A first-impression decision last week by Manhattan Commercial Division Justice Andrew Borrok in Weinstein v RAS Property Management, LLC, 2020 NY Slip Op 20028 [Sup Ct NY County Feb. 5, 2020], makes it official: estate representatives of deceased limited partners get the same treatment. Continue Reading Death of Limited Partner Disarms Derivative Action

The case of Shapiro v Ettenson ranks as one of the more consequential ones in the realm of New York’s LLC jurisprudence.

For those not familiar with the case, about which I’ve posted before here and here, in 2015 the lower court ruled, and in 2017 the appellate court affirmed, that Section 402 (c) (3) of New York’s LLC Law authorized two members holding a majority interest in a three-member LLC to enforce against the third member, who never approved or signed it, an operating agreement adopted almost two years after the LLC’s formation, including provisions for mandatory capital calls and member expulsion. The ruling stands as a stark reminder to those contemplating joining an LLC as a minority member not to do so without having a definitive written operating agreement in place at the time of joinder.

Within days of the appellate court’s affirmance, the majority members sent a notice to Robert Shapiro, the minority member, expelling him from the LLC. The notice stated, in sync with the operating agreement’s expulsion provision, that Shapiro “failed or refused to perform his duties and responsibilities as a Member or Manager” and “engaged in unauthorized and other bad faith conduct that has had (and is continuing to have) a material adverse impact on the business or affairs of the Company.”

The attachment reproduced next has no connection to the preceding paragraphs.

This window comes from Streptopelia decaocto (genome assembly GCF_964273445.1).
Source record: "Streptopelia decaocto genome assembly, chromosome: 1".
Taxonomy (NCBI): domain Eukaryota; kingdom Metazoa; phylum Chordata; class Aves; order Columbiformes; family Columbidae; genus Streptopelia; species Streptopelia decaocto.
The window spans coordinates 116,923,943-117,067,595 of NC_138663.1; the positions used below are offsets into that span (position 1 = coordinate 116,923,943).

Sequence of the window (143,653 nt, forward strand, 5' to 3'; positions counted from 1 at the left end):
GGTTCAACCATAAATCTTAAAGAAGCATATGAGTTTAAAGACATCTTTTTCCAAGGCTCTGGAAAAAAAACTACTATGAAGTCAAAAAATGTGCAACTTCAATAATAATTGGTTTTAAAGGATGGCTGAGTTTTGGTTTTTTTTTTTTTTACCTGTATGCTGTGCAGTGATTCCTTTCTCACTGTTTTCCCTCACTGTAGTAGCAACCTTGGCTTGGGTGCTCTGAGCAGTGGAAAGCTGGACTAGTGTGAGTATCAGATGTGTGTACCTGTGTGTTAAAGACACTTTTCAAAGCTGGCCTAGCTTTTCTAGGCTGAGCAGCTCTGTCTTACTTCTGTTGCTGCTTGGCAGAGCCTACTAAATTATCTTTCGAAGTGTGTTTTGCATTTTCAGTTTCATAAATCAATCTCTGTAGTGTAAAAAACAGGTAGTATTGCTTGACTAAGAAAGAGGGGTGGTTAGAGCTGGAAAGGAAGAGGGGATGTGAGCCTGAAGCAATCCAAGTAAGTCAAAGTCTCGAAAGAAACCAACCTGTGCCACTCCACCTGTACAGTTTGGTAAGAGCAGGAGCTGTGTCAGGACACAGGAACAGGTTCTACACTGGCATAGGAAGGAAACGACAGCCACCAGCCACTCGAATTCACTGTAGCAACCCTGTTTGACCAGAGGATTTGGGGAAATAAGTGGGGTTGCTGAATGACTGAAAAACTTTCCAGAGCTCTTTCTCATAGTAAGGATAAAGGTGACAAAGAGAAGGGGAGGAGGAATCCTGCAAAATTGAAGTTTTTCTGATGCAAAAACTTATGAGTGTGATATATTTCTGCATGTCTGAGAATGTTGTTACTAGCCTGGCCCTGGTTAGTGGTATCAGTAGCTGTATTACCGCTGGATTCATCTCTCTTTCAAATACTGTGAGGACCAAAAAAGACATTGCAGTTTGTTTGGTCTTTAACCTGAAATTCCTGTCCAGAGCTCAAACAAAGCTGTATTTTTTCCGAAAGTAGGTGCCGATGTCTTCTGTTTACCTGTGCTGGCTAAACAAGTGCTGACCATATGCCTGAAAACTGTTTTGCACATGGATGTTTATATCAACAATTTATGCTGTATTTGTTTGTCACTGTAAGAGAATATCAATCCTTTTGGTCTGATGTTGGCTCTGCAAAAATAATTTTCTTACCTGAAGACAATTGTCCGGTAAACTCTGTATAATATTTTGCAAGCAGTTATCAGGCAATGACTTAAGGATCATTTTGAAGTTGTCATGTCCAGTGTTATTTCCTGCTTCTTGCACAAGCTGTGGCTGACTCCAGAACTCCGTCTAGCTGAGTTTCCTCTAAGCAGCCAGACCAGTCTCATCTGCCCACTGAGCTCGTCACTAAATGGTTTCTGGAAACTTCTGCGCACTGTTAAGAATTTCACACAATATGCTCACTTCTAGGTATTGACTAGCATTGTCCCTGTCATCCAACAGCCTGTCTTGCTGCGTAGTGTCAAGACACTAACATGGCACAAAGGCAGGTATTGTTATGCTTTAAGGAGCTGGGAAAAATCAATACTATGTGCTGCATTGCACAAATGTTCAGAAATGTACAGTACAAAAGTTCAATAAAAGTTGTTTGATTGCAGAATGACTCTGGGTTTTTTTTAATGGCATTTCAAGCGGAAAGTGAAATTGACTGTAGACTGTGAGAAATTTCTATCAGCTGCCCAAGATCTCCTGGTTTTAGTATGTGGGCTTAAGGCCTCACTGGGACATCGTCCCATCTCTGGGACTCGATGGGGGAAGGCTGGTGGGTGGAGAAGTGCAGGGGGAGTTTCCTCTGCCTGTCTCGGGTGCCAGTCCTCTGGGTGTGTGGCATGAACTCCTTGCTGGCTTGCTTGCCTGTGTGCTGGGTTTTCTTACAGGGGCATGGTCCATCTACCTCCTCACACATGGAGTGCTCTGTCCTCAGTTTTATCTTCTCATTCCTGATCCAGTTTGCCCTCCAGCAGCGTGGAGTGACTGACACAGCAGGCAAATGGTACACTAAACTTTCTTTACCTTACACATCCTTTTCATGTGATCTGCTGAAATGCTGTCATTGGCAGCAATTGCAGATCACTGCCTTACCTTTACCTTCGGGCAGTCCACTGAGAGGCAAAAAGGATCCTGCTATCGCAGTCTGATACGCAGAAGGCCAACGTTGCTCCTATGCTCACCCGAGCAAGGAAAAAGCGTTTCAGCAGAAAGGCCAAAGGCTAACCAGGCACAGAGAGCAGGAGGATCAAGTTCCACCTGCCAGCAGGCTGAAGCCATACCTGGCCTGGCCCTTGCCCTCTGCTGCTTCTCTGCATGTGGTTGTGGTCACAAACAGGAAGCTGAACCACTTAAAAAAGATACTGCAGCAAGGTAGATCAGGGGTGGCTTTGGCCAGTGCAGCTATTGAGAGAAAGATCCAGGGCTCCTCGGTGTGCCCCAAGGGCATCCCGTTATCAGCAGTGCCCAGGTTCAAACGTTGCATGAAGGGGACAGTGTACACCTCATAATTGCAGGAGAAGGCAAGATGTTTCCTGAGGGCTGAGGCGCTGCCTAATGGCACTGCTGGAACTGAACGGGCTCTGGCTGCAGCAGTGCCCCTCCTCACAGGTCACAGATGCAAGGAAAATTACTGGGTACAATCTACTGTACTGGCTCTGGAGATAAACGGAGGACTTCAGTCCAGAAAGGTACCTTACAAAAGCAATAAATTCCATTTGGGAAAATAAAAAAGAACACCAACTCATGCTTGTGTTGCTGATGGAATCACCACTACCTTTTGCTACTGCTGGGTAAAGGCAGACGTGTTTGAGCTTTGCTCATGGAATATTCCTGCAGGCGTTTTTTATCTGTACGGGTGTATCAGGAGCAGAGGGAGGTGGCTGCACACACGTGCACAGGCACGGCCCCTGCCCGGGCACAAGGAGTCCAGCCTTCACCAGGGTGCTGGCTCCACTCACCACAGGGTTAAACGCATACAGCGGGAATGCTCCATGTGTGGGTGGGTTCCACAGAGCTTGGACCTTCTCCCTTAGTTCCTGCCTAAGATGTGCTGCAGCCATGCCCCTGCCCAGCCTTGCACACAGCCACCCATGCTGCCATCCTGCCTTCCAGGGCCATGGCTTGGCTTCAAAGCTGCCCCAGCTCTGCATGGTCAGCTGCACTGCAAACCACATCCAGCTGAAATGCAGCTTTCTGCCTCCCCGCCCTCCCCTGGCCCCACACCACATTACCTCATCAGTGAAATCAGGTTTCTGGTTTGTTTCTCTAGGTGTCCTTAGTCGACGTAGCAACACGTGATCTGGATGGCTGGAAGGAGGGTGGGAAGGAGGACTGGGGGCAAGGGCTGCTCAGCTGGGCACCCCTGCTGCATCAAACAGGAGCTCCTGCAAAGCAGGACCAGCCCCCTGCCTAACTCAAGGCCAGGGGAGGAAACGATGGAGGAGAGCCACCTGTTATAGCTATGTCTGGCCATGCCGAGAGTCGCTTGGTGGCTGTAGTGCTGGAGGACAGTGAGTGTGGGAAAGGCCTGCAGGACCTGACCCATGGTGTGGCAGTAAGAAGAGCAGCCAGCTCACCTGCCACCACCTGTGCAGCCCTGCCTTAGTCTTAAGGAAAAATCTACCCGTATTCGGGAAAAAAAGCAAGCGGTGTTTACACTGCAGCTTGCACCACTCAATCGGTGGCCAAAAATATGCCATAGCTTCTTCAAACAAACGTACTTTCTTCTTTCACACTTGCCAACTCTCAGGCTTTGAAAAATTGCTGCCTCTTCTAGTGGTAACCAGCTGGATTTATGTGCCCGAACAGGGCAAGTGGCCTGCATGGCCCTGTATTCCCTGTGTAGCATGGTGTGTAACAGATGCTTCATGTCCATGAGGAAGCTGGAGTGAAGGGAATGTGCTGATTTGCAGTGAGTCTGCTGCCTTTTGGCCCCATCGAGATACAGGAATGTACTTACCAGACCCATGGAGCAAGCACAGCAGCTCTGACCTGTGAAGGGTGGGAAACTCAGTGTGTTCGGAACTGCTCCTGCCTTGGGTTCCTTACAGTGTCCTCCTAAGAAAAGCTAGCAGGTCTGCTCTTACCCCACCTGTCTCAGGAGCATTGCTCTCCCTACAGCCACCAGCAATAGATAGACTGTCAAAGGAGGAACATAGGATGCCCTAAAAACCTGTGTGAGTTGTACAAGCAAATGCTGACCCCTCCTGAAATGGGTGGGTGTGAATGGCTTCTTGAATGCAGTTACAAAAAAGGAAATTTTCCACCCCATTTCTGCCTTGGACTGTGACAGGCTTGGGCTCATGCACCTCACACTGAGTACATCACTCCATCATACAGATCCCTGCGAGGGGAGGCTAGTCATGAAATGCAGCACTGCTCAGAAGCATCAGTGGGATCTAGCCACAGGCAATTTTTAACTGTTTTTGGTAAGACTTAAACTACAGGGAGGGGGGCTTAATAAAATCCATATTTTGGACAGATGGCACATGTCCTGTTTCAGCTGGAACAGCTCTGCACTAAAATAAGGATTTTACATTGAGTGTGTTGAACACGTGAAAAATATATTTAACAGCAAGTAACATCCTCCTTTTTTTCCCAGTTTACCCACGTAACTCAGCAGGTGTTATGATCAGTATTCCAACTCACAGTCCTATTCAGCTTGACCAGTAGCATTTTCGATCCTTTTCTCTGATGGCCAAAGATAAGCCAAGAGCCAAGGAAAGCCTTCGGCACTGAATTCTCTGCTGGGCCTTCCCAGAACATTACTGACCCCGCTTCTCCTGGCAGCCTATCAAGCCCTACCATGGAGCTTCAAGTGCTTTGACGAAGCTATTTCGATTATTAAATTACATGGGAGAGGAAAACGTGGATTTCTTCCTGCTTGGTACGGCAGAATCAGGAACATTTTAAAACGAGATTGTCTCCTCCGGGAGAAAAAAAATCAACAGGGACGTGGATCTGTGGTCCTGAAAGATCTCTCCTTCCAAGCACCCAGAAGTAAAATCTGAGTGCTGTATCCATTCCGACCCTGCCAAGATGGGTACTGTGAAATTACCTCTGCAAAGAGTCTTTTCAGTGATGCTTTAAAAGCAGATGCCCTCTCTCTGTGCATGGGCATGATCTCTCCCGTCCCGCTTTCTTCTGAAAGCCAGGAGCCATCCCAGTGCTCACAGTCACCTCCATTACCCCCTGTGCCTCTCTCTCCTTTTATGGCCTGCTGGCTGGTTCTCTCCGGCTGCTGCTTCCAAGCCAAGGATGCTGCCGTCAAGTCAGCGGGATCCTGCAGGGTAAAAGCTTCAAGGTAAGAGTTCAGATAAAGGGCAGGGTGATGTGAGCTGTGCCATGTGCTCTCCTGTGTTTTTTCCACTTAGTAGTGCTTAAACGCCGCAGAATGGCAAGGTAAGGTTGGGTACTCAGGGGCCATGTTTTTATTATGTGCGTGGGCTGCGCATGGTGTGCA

Shapiro responded with a new lawsuit contesting the grounds for his expulsion and asserting direct and derivative claims for damages against the majority members. Last month — over two years after the suit’s commencement — Manhattan Supreme Court Justice David Benjamin Cohen issued a ruling granting in part and denying in part the defendants’ motion challenging Shapiro’s amended complaint. While finding that certain claims were precluded by the initial litigation, and dismissing others, the court kept alive Shapiro’s claim for wrongful expulsion and upheld his standing to assert derivative claims. Shapiro v Ettenson, 2019 NY Slip Op 33793(U) [Sup Ct NY County Dec. 23, 2019]. Continue Reading The Curious Case of the Expelled LLC Member Bound by Operating Agreement He Never Signed